1 + 5 + 3 + 48 + 32 =and prints out the resulting sum. This can be done nicely with a dowhile


In case you don't find that compelling, here's another example. Suppose we want to keep reading in
int
s from a list
until we read a negative number.


break
false
. The executing program checks this condition at the
"top" of the loop.
This means that even if the boolean expression that makes up the condition becomes false before the program completes executing all the statements within the body of the loop, all the remaining statements in the loop's body must complete before the loop can once again check its condition. In other words, the while statement in and of itself cannot exit its loop somewhere in the middle of its body.
Ordinarily this behavior is not a problem. Usually the intention is to
execute all the statements within the body as an indivisible unit.
Sometimes, however, it is desirable to immediately exit the body
instead. C ++ provides the break
statements to to give
programmers more flexibility designing the control logic of loops.
Suppose you want to write a program that works as follows:
int sum = 0;
int num = 0;
ifstream fin("numbers");
// we need to track whether we saw a negative number
// goodsofar is true if there has been no negative number so far
bool goodsofar = true;
while ( (fin >> num) && goodsofar ) {
if( num >= 0 ) // Check whether num is negative or not.
sum = sum + num;
else
goodsofar = false;
}
cout << sum << endl;
In particular, we needed to create a variable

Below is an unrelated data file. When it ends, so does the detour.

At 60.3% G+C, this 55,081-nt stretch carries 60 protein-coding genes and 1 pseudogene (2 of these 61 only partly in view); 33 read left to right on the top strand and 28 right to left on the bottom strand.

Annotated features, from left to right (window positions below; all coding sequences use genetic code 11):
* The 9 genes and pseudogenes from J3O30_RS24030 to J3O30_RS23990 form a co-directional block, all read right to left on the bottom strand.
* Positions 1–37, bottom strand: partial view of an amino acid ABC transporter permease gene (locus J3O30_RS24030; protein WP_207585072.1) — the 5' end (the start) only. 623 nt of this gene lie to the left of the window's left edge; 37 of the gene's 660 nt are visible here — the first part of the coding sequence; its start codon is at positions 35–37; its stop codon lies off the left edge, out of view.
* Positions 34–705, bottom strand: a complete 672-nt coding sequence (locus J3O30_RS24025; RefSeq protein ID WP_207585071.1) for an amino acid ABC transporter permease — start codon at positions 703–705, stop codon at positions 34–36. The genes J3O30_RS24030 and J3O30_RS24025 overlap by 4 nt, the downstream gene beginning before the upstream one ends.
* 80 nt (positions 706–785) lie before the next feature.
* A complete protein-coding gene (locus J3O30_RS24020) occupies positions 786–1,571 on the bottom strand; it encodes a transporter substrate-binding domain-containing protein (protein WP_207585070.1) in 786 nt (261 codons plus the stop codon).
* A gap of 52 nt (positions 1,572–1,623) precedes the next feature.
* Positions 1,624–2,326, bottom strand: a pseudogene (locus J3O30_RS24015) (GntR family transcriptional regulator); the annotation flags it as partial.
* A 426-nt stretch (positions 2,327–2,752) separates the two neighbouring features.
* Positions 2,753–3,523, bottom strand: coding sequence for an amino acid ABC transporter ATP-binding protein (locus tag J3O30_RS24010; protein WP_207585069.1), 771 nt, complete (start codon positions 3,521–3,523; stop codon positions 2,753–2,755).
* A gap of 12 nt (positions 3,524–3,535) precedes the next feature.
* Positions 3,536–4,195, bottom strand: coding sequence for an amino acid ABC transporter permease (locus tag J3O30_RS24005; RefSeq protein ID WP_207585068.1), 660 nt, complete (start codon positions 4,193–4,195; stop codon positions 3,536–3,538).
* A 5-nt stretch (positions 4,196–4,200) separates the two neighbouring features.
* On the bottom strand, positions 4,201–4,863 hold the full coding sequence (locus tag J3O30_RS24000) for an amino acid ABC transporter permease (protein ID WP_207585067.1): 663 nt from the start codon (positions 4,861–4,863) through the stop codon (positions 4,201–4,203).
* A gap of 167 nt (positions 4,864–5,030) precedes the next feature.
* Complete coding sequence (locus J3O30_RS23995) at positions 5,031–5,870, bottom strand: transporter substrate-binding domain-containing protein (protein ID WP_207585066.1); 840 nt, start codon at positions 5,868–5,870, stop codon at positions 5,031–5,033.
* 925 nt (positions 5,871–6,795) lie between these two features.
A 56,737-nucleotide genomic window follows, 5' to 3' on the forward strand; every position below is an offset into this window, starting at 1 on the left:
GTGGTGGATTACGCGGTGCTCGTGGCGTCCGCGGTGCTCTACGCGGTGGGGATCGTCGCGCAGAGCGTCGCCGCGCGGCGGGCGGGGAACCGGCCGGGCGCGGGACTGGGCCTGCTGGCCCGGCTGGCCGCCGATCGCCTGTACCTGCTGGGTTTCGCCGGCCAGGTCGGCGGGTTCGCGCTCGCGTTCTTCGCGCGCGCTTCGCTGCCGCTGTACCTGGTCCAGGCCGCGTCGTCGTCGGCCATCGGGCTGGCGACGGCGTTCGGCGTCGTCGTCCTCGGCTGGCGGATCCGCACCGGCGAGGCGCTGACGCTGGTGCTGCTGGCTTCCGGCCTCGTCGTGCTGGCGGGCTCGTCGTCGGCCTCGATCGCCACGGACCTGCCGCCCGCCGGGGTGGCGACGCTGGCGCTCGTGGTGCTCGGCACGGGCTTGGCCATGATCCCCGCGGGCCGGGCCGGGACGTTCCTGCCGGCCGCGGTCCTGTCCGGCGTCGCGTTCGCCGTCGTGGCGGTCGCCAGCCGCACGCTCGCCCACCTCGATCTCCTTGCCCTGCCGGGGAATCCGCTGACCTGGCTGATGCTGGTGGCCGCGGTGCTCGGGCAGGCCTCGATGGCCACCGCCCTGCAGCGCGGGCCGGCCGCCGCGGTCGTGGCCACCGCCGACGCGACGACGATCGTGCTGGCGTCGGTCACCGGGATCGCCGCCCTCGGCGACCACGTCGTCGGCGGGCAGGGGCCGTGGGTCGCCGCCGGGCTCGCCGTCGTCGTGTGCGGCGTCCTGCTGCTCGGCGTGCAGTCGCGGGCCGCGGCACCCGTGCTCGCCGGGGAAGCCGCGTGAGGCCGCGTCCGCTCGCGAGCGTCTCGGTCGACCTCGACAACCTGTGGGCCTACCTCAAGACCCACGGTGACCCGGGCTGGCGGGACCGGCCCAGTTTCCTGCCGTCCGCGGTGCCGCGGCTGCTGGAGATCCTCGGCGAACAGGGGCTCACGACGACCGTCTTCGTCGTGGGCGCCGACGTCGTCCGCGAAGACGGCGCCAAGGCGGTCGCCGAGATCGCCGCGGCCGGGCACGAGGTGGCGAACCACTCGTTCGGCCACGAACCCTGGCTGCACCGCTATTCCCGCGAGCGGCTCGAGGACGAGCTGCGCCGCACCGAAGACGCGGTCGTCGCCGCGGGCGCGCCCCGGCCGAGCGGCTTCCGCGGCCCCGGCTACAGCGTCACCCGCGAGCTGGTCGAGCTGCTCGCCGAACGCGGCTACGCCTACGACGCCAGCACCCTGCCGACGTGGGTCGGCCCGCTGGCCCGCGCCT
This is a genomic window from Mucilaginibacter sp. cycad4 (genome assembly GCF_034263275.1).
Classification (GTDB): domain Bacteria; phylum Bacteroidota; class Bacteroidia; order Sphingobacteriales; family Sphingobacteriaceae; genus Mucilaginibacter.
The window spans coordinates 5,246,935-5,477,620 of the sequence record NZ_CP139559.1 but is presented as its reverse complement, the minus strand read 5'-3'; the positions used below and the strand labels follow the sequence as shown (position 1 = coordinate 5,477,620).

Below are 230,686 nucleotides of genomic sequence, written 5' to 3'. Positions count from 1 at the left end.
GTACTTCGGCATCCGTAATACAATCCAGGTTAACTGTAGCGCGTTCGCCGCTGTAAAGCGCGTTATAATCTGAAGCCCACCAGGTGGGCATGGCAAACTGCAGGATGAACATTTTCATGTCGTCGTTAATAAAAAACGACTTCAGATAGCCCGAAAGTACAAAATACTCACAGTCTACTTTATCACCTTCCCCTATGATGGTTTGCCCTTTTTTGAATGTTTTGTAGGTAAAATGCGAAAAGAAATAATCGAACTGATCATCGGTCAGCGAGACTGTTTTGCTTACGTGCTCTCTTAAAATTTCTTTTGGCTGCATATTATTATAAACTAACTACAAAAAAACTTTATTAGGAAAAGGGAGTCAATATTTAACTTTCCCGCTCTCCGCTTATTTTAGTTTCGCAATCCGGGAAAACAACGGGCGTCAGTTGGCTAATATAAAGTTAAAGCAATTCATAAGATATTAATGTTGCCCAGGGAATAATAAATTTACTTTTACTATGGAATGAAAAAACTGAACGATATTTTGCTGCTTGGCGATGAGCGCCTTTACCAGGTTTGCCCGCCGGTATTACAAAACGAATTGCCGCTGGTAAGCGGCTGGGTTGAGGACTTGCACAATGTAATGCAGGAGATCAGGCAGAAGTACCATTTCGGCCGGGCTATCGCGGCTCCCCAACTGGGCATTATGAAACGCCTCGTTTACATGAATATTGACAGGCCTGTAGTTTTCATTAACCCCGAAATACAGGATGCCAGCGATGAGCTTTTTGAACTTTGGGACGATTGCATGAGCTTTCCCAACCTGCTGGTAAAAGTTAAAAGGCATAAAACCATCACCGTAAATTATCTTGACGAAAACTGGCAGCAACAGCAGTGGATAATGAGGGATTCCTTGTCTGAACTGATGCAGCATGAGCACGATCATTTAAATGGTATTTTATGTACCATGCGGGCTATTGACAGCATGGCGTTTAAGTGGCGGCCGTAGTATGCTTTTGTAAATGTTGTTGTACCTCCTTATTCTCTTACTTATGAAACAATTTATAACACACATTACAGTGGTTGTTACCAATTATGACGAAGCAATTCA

goodsofar
to
track down whether the program has met a negative number.
With a break
statement, we can write a simpler code. In C++,
a break
statement causes the program to immediately exit from
the body of the loop. In our scenario, the program can simply exit the
loop as soon as it meets a native number. Therefore, we can simplify the
code as follows:
#include <iostream>
#include <fstream>
using namespace std;
int main() {
int sum = 0;
int num = 0;
ifstream fin("numbers");
while (fin >> num) {
// Exit the loop if num is negative
if( num < 0 ) break;
sum = sum + num;
}
cout << sum << endl;
return 0;
}
Note: in the case of nested loops, break only "breaks out of" the
innermost of the loops in which it appears.
continue
break
statement inside a
loop, it skips the rest of the body of the loop and exits the loop. The
continue
statement is similar to the break statement, except
the continue statement does not necessarily exit the loop. The
continue
statement skips the rest of the body of the
loop and immediately checks the loop's condition. If the loop's
condition remains true, the loop's execution continues at the top of the
loop.
Let's slightly change the above program's behavior as follows:
continue
statement, we can write the following
code:
// Add the numbers in a file while skipping a negative number
#include <iostream>
#include <fstream>
using namespace std;
int main() {
int sum = 0;
int num = 0;
ifstream fin("numbers");
while (fin >> num) {
// Skip the loop if num is negative
if( num < 0 ) continue;
sum = sum + num;
}
cout << sum << endl;
return 0;
}
Let's write a program that displays all the prime numbers less than a value entered by the user. A typical running of the program looks as follows:
$ ./primes Display primes up to what value? 90 2 3 5 7 11 13 17 19 23 29 31 37 41 43 47 53 59 61 67 71 73 79 83 89We can start with structuring the code as follows:
// Receive the max value
cout << "Display primes up to what value? ";